Much needed repairs to the city’s water system is causing concern for members of the Lynch City Council. Tim Blanton with Kentucky Rural Water, addressed the council telling them the city is losing 90 percent of its water through leaks at a meeting on Tuesday.
“Today we found a total of four fire hydrants that are leaking water,” said Blanton. “You’re leaking water — a lot of it. Don’t know where it’s going except for those four spots yet. Two of them were major leaks and the boys have got some work to do to get them valved off and put a stop to losing that water. We’re going to reschedule to come back with portable flow meters and flow meter the whole town. The boys have quite a bit of stuff to do before we can even get to that part.”
Blanton said as far as the water shortages, he felt the city needs to run the water plant more hours, even if that meant bringing in more extra shifts.
“It’s the only thing you can do,” said Blanton. “The pump station can be made to work good. It worked good for a while when it was new, and then it had a problem and it got put back as good as it could. But now, it’s hurting and it needs some attention. We believe if you can fix your static line, and I’ve given your guys an option on how to do that cheaper, I think the pump station will come back 90 to 95 percent of it efficiency. We can fine tune the rest of it out and get it back to 100 percent. It’s going to take some time, effort and maybe a little bit of money.”
Blanton told council members the check valves at Gap Branch were also “tired and needed some attention.” He said part of the reason it only feeds 35 houses off the 269 gallon tank is because of a hand operation valve, which is due to check valves not holding back water and dividing their system into two big sections. He said he didn’t believe those valves have been adjusted since they were new. He added the weights on the weight arms need adjusted and the valve facings need to be cleaned. He said if that doesn’t cure the valve, then they will need a new valve.
Blanton said the reason the pump station can’t operate correctly and deliver water all the way back to the old school is because the check valves “down there” don’t hold tight and when they don’t hold tight that allows water to also feed all the way to the other tank, overflow it and then you’ve emptied one and overflowed the other causing a compounding effect.
“One of the best things you can do for the future is to have installed a couple of variable frequency drives so that everything is not running on pressure sensitive devices,” said Blanton. “Those will actually pay for themselves in about 10 years through electrical consumption savings and they will also reduce the wear and tear on your pump station. They really are a life saver for a pump station. Right now you have a two-stage soft start system and it’s perfectly functional. When you get that static line and check valves fixed I think everything else will fall right back into place.”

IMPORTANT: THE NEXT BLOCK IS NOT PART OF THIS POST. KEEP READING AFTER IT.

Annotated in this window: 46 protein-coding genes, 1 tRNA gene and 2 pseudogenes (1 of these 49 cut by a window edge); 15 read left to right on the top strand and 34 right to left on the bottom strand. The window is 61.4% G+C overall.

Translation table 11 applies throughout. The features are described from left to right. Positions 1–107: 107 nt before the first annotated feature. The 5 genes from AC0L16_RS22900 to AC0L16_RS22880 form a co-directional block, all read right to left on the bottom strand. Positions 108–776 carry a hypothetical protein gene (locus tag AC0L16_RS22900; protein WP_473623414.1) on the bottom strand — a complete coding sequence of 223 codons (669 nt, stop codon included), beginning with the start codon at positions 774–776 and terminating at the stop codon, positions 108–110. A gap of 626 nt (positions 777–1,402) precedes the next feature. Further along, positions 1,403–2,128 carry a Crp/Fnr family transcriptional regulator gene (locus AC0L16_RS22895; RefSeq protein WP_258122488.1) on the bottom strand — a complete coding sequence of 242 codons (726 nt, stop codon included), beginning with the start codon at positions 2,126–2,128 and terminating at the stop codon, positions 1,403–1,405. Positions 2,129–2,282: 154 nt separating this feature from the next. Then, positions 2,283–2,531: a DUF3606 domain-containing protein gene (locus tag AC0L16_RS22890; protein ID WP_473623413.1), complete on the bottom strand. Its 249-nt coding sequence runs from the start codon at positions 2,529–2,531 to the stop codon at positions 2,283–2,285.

Mayor Johnny Adams said the city had a $5,000 estimate from Boggs Municipal to make repairs on their water system. Blanton said he had worked with Boggs Municipal before and would recommend their work if city employees weren’t able to complete the work themselves.
“You may need to use that money for a good leak detection device,” said Blanton. “The leak detection device you now have was built in 1974 and there is better stuff now. My leak detector is 100 times better than the one you have. It’s a $3,000 expenditure that the four leaks we found today have already paid for. You guys really need this. They are useful for other stuff, but finding water leaks alone will be reason enough to buy one.”
Blanton ended by saying the city’s biggest problem is excessive leaks and they have gone from a 70 percent water loss to a 90 percent water loss now.
“Nobody makes money and pays bills at a 70 percent water loss,” said Blanton. “We really don’t know what you’re losing, but you are losing. Our estimates this morning were 171 gallons a minute over and above your demand factor should be — 171 gallons is a killer.”
Reach Nola Sizemore at 606-573-4510, ext. 115, email@example.com